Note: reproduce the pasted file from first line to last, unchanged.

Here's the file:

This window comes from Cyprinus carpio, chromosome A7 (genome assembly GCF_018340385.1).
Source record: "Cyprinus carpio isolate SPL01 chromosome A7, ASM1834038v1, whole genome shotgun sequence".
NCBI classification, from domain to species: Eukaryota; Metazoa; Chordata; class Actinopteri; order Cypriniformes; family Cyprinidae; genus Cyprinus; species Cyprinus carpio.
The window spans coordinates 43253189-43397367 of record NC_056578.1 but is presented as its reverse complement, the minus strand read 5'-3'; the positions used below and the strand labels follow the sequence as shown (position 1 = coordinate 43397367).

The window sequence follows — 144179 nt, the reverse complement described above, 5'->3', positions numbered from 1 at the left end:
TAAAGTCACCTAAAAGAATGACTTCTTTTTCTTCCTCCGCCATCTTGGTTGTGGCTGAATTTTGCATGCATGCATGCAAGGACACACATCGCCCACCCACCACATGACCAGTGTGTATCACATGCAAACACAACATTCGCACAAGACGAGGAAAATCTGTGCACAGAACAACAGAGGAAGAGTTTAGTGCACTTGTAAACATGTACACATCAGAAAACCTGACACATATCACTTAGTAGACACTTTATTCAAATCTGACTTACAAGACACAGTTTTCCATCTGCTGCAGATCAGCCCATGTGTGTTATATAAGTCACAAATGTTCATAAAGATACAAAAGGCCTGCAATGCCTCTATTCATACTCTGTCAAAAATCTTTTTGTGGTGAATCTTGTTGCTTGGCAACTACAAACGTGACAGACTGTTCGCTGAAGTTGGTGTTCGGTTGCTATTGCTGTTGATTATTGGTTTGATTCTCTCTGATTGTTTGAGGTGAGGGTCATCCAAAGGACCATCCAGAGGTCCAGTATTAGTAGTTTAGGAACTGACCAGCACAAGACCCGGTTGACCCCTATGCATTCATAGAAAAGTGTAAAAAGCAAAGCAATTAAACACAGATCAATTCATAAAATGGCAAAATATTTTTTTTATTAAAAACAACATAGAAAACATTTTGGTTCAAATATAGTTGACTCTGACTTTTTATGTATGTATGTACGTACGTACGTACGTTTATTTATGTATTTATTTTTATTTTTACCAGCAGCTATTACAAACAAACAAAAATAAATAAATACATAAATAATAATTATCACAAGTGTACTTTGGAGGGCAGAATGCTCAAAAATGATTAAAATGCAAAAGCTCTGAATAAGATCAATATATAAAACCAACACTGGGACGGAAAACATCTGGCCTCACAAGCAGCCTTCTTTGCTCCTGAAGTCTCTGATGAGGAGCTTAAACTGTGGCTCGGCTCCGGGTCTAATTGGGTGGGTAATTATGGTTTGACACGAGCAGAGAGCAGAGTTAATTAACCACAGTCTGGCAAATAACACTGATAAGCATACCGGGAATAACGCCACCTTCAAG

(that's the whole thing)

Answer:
This window comes from Cyprinus carpio, chromosome A7 (genome assembly GCF_018340385.1).
Source record: "Cyprinus carpio isolate SPL01 chromosome A7, ASM1834038v1, whole genome shotgun sequence".
NCBI classification, from domain to species: Eukaryota; Metazoa; Chordata; class Actinopteri; order Cypriniformes; family Cyprinidae; genus Cyprinus; species Cyprinus carpio.
The window spans coordinates 43253189-43397367 of record NC_056578.1 but is presented as its reverse complement, the minus strand read 5'-3'; the positions used below and the strand labels follow the sequence as shown (position 1 = coordinate 43397367).

The window sequence follows — 144179 nt, the reverse complement described above, 5'->3', positions numbered from 1 at the left end:
TAAAGTCACCTAAAAGAATGACTTCTTTTTCTTCCTCCGCCATCTTGGTTGTGGCTGAATTTTGCATGCATGCATGCAAGGACACACATCGCCCACCCACCACATGACCAGTGTGTATCACATGCAAACACAACATTCGCACAAGACGAGGAAAATCTGTGCACAGAACAACAGAGGAAGAGTTTAGTGCACTTGTAAACATGTACACATCAGAAAACCTGACACATATCACTTAGTAGACACTTTATTCAAATCTGACTTACAAGACACAGTTTTCCATCTGCTGCAGATCAGCCCATGTGTGTTATATAAGTCACAAATGTTCATAAAGATACAAAAGGCCTGCAATGCCTCTATTCATACTCTGTCAAAAATCTTTTTGTGGTGAATCTTGTTGCTTGGCAACTACAAACGTGACAGACTGTTCGCTGAAGTTGGTGTTCGGTTGCTATTGCTGTTGATTATTGGTTTGATTCTCTCTGATTGTTTGAGGTGAGGGTCATCCAAAGGACCATCCAGAGGTCCAGTATTAGTAGTTTAGGAACTGACCAGCACAAGACCCGGTTGACCCCTATGCATTCATAGAAAAGTGTAAAAAGCAAAGCAATTAAACACAGATCAATTCATAAAATGGCAAAATATTTTTTTTATTAAAAACAACATAGAAAACATTTTGGTTCAAATATAGTTGACTCTGACTTTTTATGTATGTATGTACGTACGTACGTACGTTTATTTATGTATTTATTTTTATTTTTACCAGCAGCTATTACAAACAAACAAAAATAAATAAATACATAAATAATAATTATCACAAGTGTACTTTGGAGGGCAGAATGCTCAAAAATGATTAAAATGCAAAAGCTCTGAATAAGATCAATATATAAAACCAACACTGGGACGGAAAACATCTGGCCTCACAAGCAGCCTTCTTTGCTCCTGAAGTCTCTGATGAGGAGCTTAAACTGTGGCTCGGCTCCGGGTCTAATTGGGTGGGTAATTATGGTTTGACACGAGCAGAGAGCAGAGTTAATTAACCACAGTCTGGCAAATAACACTGATAAGCATACCGGGAATAACGCCACCTTCAAG